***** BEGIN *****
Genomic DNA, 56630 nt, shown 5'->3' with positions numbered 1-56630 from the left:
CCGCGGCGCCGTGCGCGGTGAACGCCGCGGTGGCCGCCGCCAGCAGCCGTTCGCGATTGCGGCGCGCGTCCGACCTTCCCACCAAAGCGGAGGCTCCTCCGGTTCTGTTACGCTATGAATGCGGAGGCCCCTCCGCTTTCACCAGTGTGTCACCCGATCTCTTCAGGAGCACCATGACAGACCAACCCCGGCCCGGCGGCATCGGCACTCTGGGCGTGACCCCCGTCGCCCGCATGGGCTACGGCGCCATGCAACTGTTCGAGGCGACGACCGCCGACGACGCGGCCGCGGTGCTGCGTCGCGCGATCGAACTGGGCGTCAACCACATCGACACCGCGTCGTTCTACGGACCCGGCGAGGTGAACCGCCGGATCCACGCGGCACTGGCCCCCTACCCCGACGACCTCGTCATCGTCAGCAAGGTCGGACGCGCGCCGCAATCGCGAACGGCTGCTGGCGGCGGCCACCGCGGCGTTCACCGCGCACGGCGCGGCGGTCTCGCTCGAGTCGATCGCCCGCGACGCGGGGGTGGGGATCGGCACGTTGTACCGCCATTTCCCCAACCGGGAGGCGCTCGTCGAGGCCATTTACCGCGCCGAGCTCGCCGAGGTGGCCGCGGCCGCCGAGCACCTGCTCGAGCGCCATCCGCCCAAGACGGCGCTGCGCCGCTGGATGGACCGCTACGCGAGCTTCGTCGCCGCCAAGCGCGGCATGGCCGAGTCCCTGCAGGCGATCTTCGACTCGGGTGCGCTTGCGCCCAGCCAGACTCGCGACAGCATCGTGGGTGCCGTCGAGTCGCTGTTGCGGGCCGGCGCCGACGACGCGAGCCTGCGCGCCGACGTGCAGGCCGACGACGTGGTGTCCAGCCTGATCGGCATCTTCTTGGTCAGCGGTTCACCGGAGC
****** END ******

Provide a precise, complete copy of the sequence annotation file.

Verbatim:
Genomic DNA, 56630 nt, shown 5'->3' with positions numbered 1-56630 from the left:
CCGCGGCGCCGTGCGCGGTGAACGCCGCGGTGGCCGCCGCCAGCAGCCGTTCGCGATTGCGGCGCGCGTCCGACCTTCCCACCAAAGCGGAGGCTCCTCCGGTTCTGTTACGCTATGAATGCGGAGGCCCCTCCGCTTTCACCAGTGTGTCACCCGATCTCTTCAGGAGCACCATGACAGACCAACCCCGGCCCGGCGGCATCGGCACTCTGGGCGTGACCCCCGTCGCCCGCATGGGCTACGGCGCCATGCAACTGTTCGAGGCGACGACCGCCGACGACGCGGCCGCGGTGCTGCGTCGCGCGATCGAACTGGGCGTCAACCACATCGACACCGCGTCGTTCTACGGACCCGGCGAGGTGAACCGCCGGATCCACGCGGCACTGGCCCCCTACCCCGACGACCTCGTCATCGTCAGCAAGGTCGGACGCGCGCCGCAATCGCGAACGGCTGCTGGCGGCGGCCACCGCGGCGTTCACCGCGCACGGCGCGGCGGTCTCGCTCGAGTCGATCGCCCGCGACGCGGGGGTGGGGATCGGCACGTTGTACCGCCATTTCCCCAACCGGGAGGCGCTCGTCGAGGCCATTTACCGCGCCGAGCTCGCCGAGGTGGCCGCGGCCGCCGAGCACCTGCTCGAGCGCCATCCGCCCAAGACGGCGCTGCGCCGCTGGATGGACCGCTACGCGAGCTTCGTCGCCGCCAAGCGCGGCATGGCCGAGTCCCTGCAGGCGATCTTCGACTCGGGTGCGCTTGCGCCCAGCCAGACTCGCGACAGCATCGTGGGTGCCGTCGAGTCGCTGTTGCGGGCCGGCGCCGACGACGCGAGCCTGCGCGCCGACGTGCAGGCCGACGACGTGGTGTCCAGCCTGATCGGCATCTTCTTGGTCAGCGGTTCACCGGAGC